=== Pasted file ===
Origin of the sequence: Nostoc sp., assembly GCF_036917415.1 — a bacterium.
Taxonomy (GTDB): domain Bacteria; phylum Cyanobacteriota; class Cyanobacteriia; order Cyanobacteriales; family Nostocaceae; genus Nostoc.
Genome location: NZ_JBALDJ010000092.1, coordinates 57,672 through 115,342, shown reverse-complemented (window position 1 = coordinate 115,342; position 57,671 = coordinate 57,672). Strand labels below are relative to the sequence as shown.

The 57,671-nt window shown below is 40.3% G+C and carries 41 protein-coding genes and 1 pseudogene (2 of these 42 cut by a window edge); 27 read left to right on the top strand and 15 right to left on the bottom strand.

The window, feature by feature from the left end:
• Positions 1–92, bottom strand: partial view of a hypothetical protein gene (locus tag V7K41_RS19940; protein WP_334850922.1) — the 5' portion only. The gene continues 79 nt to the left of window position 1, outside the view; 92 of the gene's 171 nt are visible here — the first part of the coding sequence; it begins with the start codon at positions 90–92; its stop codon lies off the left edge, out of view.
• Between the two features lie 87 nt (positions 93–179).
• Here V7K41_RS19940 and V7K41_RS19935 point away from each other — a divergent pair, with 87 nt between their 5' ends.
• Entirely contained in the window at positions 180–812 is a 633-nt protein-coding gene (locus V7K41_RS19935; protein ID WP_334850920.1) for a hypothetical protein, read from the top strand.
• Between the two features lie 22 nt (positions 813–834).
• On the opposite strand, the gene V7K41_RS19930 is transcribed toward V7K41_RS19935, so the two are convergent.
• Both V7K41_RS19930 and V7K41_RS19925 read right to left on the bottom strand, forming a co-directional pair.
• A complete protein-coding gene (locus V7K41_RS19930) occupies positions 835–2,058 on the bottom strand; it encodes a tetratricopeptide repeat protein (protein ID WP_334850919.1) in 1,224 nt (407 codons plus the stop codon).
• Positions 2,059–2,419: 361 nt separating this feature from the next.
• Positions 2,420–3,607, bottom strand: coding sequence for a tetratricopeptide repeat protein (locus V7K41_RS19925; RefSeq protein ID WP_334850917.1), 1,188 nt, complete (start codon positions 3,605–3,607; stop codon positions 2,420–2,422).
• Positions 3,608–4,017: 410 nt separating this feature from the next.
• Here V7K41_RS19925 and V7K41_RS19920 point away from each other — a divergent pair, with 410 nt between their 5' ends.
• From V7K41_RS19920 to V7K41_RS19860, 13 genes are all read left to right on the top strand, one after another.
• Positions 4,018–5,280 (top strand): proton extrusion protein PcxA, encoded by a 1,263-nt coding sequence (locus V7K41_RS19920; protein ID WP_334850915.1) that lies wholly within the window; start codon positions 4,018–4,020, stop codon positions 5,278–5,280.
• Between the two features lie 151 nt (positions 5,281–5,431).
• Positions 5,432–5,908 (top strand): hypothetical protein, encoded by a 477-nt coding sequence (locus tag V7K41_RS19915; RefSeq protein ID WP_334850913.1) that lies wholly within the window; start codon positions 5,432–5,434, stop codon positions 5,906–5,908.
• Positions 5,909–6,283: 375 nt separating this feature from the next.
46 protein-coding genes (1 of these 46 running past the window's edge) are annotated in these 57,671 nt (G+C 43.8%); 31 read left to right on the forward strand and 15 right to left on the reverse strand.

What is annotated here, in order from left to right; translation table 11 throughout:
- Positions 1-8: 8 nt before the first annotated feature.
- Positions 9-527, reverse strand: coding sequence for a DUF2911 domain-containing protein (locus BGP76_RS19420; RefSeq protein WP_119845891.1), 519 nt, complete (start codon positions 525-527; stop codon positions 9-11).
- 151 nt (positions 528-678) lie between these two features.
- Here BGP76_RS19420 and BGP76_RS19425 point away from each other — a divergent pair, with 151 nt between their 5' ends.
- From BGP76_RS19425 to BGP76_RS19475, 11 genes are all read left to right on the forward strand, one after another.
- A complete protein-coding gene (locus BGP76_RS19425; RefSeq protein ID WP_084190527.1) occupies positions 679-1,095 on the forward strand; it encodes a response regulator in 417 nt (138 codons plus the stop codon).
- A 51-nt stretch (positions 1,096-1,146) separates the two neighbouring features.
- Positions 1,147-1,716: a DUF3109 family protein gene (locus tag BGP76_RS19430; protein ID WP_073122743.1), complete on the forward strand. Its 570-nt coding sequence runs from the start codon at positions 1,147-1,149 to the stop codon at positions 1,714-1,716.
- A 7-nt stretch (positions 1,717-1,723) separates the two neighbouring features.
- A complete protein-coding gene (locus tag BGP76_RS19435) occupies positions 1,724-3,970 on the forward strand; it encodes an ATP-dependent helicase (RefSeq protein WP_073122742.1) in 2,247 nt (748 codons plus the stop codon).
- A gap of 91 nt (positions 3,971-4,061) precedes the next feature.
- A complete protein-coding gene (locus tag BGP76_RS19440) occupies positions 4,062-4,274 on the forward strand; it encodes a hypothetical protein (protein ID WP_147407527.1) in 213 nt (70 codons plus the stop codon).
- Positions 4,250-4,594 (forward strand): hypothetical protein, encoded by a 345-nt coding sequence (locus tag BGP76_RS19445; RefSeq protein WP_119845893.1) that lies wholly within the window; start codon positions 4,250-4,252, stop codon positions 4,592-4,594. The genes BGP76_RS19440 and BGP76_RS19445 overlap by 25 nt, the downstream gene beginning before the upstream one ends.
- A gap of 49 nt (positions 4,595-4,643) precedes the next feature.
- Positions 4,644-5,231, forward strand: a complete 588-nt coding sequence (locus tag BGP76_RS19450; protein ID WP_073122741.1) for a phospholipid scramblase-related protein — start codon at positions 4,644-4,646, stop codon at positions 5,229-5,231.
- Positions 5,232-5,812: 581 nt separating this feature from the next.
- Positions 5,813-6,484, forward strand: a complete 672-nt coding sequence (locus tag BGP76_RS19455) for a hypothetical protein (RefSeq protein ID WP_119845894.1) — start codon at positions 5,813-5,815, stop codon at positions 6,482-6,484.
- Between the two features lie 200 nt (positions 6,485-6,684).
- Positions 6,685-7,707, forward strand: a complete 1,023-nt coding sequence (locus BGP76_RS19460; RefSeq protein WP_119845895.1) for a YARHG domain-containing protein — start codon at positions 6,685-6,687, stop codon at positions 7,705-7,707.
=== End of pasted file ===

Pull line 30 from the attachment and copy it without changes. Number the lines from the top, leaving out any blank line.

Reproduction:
- A complete protein-coding gene (locus BGP76_RS19425; RefSeq protein ID WP_084190527.1) occupies positions 679-1,095 on the forward strand; it encodes a response regulator in 417 nt (138 codons plus the stop codon).